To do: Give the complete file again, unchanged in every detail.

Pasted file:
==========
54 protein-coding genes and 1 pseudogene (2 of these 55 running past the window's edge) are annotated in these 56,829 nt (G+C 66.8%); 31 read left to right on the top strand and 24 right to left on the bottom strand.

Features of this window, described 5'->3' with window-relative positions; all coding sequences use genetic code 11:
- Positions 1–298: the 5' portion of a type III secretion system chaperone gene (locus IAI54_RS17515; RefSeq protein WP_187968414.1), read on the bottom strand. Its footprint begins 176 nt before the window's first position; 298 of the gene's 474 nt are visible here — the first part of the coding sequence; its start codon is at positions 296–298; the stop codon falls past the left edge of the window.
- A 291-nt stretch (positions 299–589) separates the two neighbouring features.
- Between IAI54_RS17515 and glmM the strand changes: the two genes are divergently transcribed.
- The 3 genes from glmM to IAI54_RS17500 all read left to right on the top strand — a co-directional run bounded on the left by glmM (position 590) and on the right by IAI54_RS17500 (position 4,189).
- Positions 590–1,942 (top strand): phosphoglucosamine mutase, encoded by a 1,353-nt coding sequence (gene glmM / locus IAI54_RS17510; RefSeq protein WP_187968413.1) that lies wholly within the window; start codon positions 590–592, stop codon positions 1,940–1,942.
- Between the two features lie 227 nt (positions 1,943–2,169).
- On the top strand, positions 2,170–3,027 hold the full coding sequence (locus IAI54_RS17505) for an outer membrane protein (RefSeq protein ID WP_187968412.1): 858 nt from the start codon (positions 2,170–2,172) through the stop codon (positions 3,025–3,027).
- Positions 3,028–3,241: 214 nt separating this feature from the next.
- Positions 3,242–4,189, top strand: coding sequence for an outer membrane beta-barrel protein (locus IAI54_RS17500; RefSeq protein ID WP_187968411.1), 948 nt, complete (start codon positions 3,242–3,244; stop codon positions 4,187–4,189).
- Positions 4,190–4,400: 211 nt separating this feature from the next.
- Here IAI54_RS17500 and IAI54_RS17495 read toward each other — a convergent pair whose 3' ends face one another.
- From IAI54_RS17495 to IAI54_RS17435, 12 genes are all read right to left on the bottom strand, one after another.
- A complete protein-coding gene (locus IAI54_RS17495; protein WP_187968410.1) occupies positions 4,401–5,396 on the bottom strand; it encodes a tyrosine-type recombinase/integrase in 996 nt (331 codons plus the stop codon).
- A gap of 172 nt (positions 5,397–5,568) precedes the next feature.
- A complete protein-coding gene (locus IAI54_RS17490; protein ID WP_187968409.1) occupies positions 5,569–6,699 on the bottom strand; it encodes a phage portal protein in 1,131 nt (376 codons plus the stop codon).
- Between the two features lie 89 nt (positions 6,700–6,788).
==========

54 protein-coding genes and 1 pseudogene (2 of these 55 running past the window's edge) are annotated in these 56,829 nt (G+C 66.8%); 31 read left to right on the top strand and 24 right to left on the bottom strand.

Features of this window, described 5'->3' with window-relative positions; all coding sequences use genetic code 11:
- Positions 1–298: the 5' portion of a type III secretion system chaperone gene (locus IAI54_RS17515; RefSeq protein WP_187968414.1), read on the bottom strand. Its footprint begins 176 nt before the window's first position; 298 of the gene's 474 nt are visible here — the first part of the coding sequence; its start codon is at positions 296–298; the stop codon falls past the left edge of the window.
- A 291-nt stretch (positions 299–589) separates the two neighbouring features.
- Between IAI54_RS17515 and glmM the strand changes: the two genes are divergently transcribed.
- The 3 genes from glmM to IAI54_RS17500 all read left to right on the top strand — a co-directional run bounded on the left by glmM (position 590) and on the right by IAI54_RS17500 (position 4,189).
- Positions 590–1,942 (top strand): phosphoglucosamine mutase, encoded by a 1,353-nt coding sequence (gene glmM / locus IAI54_RS17510; RefSeq protein WP_187968413.1) that lies wholly within the window; start codon positions 590–592, stop codon positions 1,940–1,942.
- Between the two features lie 227 nt (positions 1,943–2,169).
- On the top strand, positions 2,170–3,027 hold the full coding sequence (locus IAI54_RS17505) for an outer membrane protein (RefSeq protein ID WP_187968412.1): 858 nt from the start codon (positions 2,170–2,172) through the stop codon (positions 3,025–3,027).
- Positions 3,028–3,241: 214 nt separating this feature from the next.
- Positions 3,242–4,189, top strand: coding sequence for an outer membrane beta-barrel protein (locus IAI54_RS17500; RefSeq protein ID WP_187968411.1), 948 nt, complete (start codon positions 3,242–3,244; stop codon positions 4,187–4,189).
- Positions 4,190–4,400: 211 nt separating this feature from the next.
- Here IAI54_RS17500 and IAI54_RS17495 read toward each other — a convergent pair whose 3' ends face one another.
- From IAI54_RS17495 to IAI54_RS17435, 12 genes are all read right to left on the bottom strand, one after another.
- A complete protein-coding gene (locus IAI54_RS17495; protein WP_187968410.1) occupies positions 4,401–5,396 on the bottom strand; it encodes a tyrosine-type recombinase/integrase in 996 nt (331 codons plus the stop codon).
- A gap of 172 nt (positions 5,397–5,568) precedes the next feature.
- A complete protein-coding gene (locus IAI54_RS17490; protein ID WP_187968409.1) occupies positions 5,569–6,699 on the bottom strand; it encodes a phage portal protein in 1,131 nt (376 codons plus the stop codon).
- Between the two features lie 89 nt (positions 6,700–6,788).